John Cottenham

I started duck hunting with my first gun a Stevens 16ga single purchased from the local Rexall drug store when I was 12. Didnít know there was a season, so maybe my first duck was a Bufflehead off a frozen river in the middle of Michigan. As an adult I always purchased the first duck stamp of the year at the local post office. Often it has been said that I was queer for ducks. I never took that as a put down.

I started decoy carving seriously in 1999 after many false starts as far back as 1964. I made wooden blocks and tried different things, some worked some did not. Wood still intimidates me and I will not end up being a decorative carver. I had never tried cork until last year and even then had no idea what I was doing until I spent some time with Willie McDonald of the Kalamazoo MI area. and he really got me into this decoy carving thing. His ability to teach by demonstration and interaction blew me away even though I have taught for years in my profession. If you are a beginner and can find him putting on a class or seminar anywhere you need to get there. His business has gone from a storefront to the web and the transition is great.

I have started out with divers, bluebill, redheads (my favorite duck), cans and ringnecks. When I have mastered them I will move on to puddlers. I have used dark cork, very dirty, and now I use light cork exclusively. Acrylic paints with a brush and then followed by an airbrush seems to work out for me. I have not mastered detailing yet and may never do so. If a bird gets close enough to my decoys to pick out feathering I stand a 10% or slightly better chance of bagging it. I didnít say I was a perfect shot. You can see more of my decoys at http://www.jacducks.com , which I update regularly.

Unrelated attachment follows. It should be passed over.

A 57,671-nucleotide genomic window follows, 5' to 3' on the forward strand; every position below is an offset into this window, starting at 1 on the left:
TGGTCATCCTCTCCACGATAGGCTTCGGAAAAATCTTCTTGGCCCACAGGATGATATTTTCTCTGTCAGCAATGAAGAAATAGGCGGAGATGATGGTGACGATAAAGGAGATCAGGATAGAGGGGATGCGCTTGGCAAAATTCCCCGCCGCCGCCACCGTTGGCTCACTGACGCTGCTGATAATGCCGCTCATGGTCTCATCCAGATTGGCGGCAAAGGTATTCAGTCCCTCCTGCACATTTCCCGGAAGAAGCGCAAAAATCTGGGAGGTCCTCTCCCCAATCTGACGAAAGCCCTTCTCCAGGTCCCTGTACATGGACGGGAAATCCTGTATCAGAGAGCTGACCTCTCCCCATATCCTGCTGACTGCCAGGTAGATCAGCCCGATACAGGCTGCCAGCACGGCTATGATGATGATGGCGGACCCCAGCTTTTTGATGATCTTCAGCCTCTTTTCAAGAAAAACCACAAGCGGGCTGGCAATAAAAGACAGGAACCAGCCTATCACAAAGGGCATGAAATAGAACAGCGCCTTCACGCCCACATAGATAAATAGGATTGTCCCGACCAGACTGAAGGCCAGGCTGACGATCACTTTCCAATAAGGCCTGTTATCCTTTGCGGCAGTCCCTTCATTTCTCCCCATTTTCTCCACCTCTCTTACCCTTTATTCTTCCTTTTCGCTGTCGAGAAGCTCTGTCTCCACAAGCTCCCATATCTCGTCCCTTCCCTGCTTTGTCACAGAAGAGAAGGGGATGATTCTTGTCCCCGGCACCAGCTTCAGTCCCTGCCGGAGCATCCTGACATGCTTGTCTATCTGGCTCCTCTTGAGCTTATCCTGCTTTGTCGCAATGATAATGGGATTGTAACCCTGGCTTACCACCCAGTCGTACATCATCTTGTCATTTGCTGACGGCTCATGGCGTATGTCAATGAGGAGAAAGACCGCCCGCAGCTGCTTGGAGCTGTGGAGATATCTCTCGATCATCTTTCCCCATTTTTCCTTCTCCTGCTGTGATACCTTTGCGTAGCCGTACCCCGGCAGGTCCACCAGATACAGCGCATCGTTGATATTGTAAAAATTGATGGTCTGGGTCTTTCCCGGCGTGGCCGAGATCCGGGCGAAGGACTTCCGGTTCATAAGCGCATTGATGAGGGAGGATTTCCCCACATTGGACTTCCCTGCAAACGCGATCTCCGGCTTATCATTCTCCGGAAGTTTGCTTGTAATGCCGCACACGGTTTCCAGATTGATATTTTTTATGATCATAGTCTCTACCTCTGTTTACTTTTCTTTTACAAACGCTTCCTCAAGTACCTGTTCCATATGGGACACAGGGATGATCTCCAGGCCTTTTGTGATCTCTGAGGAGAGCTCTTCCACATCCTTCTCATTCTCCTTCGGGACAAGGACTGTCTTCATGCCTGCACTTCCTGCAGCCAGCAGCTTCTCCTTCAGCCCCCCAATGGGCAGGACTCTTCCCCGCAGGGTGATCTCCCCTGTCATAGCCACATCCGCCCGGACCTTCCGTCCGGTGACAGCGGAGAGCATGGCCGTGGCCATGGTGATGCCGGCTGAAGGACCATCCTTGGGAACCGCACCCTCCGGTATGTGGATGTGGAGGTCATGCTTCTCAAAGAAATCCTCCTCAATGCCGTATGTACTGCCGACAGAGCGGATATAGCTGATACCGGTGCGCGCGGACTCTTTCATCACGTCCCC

Hunting on large waters like Saginaw Bay or the beautiful Le Chenneaux Islands area of Michigan I like to have white in my diver spread for long range visibility. I believe that divers come to the spread, whereas puddlers head for the location despite the spread. My position is that the guy who needs cork decoys is the one that hunts heavy waters not the marsh dude. They sure look good though, those cork puddlers.

I have decoys spread around the country in MA, NJ, NY, TX, IL, OR, Al, GA, MN, ND, WI, MI and places I canít recall. I consider myself an amateur carver even though I have sold some decoys because I donít have the experience other long time carvers have. My greatest asset in carving is 46 years of fowling.

When I am asked for decoys I let people know up front that my birds are not for collectors, they are decoys for hunters. I have not gotten into the competition arena as of yet, although I may float a trial balloon in August. I like to think that the best judge of decoys is a duck, but it sure is nice to look at a good spread when things are slow and you are able to say, "spread sure looks good."

If you have ever thought of carving, give it a try. There are plenty of sources of research on the web and I have never been turned down when I asked a question of another duck hunter or carver.

I built a Great lakes layout from hand written observations of those I had seen at Pt. Mouilleís September duck carnival back in 1966. I hunted that for quite awhile all over Michigan. I had at one time 7 boats, mostly for waterfowling.

My two most boats recent can be seen on my homepage at http://www.jacducks.com

The scull was built in 98 and the Sneak box in 99. Both were from plans purchased from Glen-L. Great devices those little duck boats.

John Cottenham

Beaverton, MI

john@jacducks.com